By Christina Capecchi
When Mary Chilton first spotted the New World in November 1620, the 13-year-old had been aboard the Mayflower for 10 weeks, stuck in the same clothes and cramped in dark, damp quarters among seasick passengers and dying goats. Each family was allotted one storage trunk for all their possessions.
Imagine the terror and thrill of squinting at Cape Cod’s thickets.
Mary earned the distinction of being the first European woman to set foot on Plymouth Rock.
The week before Christmas, her father died. Three weeks after Christmas, the illness they called the “general sickness” had claimed her mother. Only half of the Mayflower’s 102 passengers lived to see spring in Massachusetts.
Mary marked her 14th birthday as an orphan, grasping the ways of a foreign land, where the Wampanoag Indians offered guideposts: how to grow corn, catch fish, extract maple sap and identify poisonous plants.
She was present at what we consider the first Thanksgiving, a three-day feast called for by Governor William Bradford to celebrate a successful corn harvest. The Plymouth colonists were joined by their teachers, the Wampanoag, who arrived with five deer. They cooked wild duck over an open flame, feasted on seasoned corn and gave thanks: for their harvest, for their friendship, and ultimately, for their survival.
Governor Bradford chronicled it all, writing: “Thus they found the Lord to be with them in all their ways and to bless their outgoings and incomings, for which let his holy name have the praise forever to all posterity. They began now to gather in the small harvest they had and to fit up their houses and dwellings against winter, being all well recovered in health and strength and had all things in good plenty…”
The general sickness had ceased. Their food was hot, their faith, intact. It was hard for him to fathom what more they could possibly want. It was, to him, “all things in good plenty.”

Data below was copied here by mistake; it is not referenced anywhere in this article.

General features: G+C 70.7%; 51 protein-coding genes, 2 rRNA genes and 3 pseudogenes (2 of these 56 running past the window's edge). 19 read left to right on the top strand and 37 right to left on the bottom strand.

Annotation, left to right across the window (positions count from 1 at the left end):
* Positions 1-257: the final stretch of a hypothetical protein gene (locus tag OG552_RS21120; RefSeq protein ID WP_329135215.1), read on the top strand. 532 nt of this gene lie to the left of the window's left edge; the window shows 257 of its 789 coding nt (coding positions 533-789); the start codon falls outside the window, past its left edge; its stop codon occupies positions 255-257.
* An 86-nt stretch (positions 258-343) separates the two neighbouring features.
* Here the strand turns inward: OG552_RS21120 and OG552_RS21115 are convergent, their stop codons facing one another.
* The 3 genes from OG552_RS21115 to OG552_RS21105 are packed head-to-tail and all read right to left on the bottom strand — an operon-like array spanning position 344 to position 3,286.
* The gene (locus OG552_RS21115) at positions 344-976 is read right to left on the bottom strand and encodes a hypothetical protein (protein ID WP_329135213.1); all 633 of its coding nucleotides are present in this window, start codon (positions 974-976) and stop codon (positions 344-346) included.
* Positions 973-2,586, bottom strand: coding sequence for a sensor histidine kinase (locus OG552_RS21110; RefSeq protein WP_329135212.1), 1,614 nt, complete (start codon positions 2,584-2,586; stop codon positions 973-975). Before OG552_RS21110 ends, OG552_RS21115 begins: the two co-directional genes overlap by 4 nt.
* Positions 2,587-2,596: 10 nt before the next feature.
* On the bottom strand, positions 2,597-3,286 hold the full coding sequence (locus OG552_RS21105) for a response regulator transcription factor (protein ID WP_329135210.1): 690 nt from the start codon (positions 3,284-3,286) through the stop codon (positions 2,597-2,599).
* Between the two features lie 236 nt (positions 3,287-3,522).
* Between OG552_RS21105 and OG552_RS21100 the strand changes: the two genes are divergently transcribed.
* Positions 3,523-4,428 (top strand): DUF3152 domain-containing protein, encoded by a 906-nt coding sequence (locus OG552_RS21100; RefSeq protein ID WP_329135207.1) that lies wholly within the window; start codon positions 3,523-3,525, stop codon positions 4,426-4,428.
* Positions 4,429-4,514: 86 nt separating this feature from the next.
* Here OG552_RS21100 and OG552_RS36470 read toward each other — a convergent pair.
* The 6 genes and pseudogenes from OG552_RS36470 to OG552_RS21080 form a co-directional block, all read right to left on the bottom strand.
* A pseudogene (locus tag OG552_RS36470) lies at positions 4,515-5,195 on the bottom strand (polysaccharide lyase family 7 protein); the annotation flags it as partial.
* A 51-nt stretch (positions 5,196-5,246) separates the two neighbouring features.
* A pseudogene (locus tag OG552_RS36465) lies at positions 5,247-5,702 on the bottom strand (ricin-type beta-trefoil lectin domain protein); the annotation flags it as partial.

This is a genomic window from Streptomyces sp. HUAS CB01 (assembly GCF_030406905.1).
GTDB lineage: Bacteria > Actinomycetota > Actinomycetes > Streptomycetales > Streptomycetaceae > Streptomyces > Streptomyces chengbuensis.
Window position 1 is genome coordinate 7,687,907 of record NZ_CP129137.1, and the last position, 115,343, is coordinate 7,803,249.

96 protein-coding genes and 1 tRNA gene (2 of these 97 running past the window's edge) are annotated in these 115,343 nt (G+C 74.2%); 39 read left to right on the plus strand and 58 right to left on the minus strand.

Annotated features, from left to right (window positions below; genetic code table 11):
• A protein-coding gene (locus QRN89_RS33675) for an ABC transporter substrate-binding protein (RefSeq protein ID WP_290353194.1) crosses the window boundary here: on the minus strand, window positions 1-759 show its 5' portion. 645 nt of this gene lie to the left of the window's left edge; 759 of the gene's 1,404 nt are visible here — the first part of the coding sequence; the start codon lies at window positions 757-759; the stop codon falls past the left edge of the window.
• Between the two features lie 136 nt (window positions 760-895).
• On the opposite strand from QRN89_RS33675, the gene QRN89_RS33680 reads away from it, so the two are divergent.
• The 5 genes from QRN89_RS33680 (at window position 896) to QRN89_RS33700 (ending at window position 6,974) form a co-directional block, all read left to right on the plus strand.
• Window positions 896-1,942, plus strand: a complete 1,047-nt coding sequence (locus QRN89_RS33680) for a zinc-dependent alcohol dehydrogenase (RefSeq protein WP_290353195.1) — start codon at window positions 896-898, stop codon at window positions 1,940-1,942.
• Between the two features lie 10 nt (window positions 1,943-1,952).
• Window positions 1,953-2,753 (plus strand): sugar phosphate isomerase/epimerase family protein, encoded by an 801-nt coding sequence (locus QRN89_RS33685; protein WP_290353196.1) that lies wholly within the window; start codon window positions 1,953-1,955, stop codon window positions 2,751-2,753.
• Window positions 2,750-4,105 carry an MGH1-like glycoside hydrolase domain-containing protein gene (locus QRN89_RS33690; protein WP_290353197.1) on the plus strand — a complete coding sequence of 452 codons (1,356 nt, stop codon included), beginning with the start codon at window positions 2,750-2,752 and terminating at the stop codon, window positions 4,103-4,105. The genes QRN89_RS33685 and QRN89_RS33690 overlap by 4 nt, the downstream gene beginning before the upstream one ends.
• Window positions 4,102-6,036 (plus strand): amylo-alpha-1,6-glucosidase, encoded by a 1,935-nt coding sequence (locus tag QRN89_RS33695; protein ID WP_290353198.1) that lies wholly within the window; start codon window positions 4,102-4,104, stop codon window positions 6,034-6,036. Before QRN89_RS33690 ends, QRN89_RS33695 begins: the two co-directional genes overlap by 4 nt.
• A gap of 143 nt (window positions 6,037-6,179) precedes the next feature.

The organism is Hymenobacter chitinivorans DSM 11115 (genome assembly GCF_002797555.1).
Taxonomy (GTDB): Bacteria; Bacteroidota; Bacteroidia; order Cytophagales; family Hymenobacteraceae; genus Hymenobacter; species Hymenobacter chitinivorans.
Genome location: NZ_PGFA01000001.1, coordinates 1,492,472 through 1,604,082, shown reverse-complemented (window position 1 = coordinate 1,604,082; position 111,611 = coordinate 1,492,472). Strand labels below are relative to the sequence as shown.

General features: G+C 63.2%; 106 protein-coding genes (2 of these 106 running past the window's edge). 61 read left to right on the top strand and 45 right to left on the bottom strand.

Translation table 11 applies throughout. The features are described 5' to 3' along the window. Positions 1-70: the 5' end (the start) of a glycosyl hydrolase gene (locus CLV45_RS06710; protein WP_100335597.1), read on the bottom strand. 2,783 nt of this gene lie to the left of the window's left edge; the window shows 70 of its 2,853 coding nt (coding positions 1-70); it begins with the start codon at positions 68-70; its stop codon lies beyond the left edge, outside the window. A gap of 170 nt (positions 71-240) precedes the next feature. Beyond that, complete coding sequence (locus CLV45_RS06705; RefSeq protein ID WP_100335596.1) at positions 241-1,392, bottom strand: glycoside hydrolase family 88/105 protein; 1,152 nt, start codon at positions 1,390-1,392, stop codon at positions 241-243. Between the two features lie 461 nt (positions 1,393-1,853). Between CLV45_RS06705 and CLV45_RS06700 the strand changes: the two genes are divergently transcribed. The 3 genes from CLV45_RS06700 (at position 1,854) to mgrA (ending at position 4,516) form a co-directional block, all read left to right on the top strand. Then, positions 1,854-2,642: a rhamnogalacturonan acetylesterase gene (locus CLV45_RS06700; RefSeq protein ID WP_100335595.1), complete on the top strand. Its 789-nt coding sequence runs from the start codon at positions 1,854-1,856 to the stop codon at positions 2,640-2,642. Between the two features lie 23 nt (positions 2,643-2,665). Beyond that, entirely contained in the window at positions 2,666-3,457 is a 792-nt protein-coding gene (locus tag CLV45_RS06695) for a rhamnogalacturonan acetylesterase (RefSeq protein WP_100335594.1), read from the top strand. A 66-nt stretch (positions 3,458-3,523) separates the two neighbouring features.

It takes an awful lot to make 21st-century Americans decide we have “all things in good plenty.” We haven’t really got there. We’re still upgrading our vehicles, filling our basements and then paying to store the overflow.
It’s hard to see much of the first Thanksgiving in our 390th, with stuffing and pie and football on big-screen TVs.
But I’m trying to look back. I have such awe for the pioneers who paved the way – saints and settlers, miners and mothers.
I’m praying with St. Francis de Sales, who said: “Give me one more thing, O Lord: a grateful heart.” I know that can cover and cure every matter, turning my portion into “all things in good plenty.”
I’m giving thanks while hoping for a life as full and rich as Mary Chilton’s, who married and delivered 10 children. She died an old lady who had raised a family, welcomed grandkids and written a will. In it, she accounted for six white aprons, three pocket handkerchiefs, two leather chairs and a brass candlestick.
Mary understood what really counted. “Knowing the uncertainty of this present life and being desirous to settle that outward estate the Lord hath lent me, I do make this my last will and testament,” she wrote. “First and principally, I commend my soul into the hands of Almighty God, my Creator.”
Here’s to putting first things first.
(Christina Capecchi is a freelance writer from Inver Grove Heights, Minn. She can be reached at www.ReadChristina.com.)